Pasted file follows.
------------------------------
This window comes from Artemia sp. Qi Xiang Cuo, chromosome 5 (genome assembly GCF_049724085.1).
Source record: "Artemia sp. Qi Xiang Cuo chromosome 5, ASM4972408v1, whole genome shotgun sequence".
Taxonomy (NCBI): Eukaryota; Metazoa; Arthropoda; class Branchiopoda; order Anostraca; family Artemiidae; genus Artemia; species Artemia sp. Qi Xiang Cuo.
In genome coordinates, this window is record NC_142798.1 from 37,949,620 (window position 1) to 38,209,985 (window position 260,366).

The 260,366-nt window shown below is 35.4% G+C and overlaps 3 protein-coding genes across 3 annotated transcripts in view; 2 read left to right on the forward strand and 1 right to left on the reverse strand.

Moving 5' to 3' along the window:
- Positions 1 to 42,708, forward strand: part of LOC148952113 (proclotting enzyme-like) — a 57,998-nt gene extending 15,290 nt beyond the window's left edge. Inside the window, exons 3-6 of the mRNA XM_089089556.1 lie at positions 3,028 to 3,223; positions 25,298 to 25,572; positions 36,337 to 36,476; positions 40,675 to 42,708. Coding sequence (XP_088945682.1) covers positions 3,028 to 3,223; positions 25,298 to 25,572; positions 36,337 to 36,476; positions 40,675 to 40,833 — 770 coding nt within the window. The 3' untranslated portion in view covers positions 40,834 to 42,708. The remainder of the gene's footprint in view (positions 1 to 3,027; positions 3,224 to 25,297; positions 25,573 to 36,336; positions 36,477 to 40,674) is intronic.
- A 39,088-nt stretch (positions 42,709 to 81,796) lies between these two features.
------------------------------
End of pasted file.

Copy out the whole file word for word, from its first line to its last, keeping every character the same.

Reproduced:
This window comes from Artemia sp. Qi Xiang Cuo, chromosome 5 (genome assembly GCF_049724085.1).
Source record: "Artemia sp. Qi Xiang Cuo chromosome 5, ASM4972408v1, whole genome shotgun sequence".
Taxonomy (NCBI): Eukaryota; Metazoa; Arthropoda; class Branchiopoda; order Anostraca; family Artemiidae; genus Artemia; species Artemia sp. Qi Xiang Cuo.
In genome coordinates, this window is record NC_142798.1 from 37,949,620 (window position 1) to 38,209,985 (window position 260,366).

The 260,366-nt window shown below is 35.4% G+C and overlaps 3 protein-coding genes across 3 annotated transcripts in view; 2 read left to right on the forward strand and 1 right to left on the reverse strand.

Moving 5' to 3' along the window:
- Positions 1 to 42,708, forward strand: part of LOC148952113 (proclotting enzyme-like) — a 57,998-nt gene extending 15,290 nt beyond the window's left edge. Inside the window, exons 3-6 of the mRNA XM_089089556.1 lie at positions 3,028 to 3,223; positions 25,298 to 25,572; positions 36,337 to 36,476; positions 40,675 to 42,708. Coding sequence (XP_088945682.1) covers positions 3,028 to 3,223; positions 25,298 to 25,572; positions 36,337 to 36,476; positions 40,675 to 40,833 — 770 coding nt within the window. The 3' untranslated portion in view covers positions 40,834 to 42,708. The remainder of the gene's footprint in view (positions 1 to 3,027; positions 3,224 to 25,297; positions 25,573 to 36,336; positions 36,477 to 40,674) is intronic.
- A 39,088-nt stretch (positions 42,709 to 81,796) lies between these two features.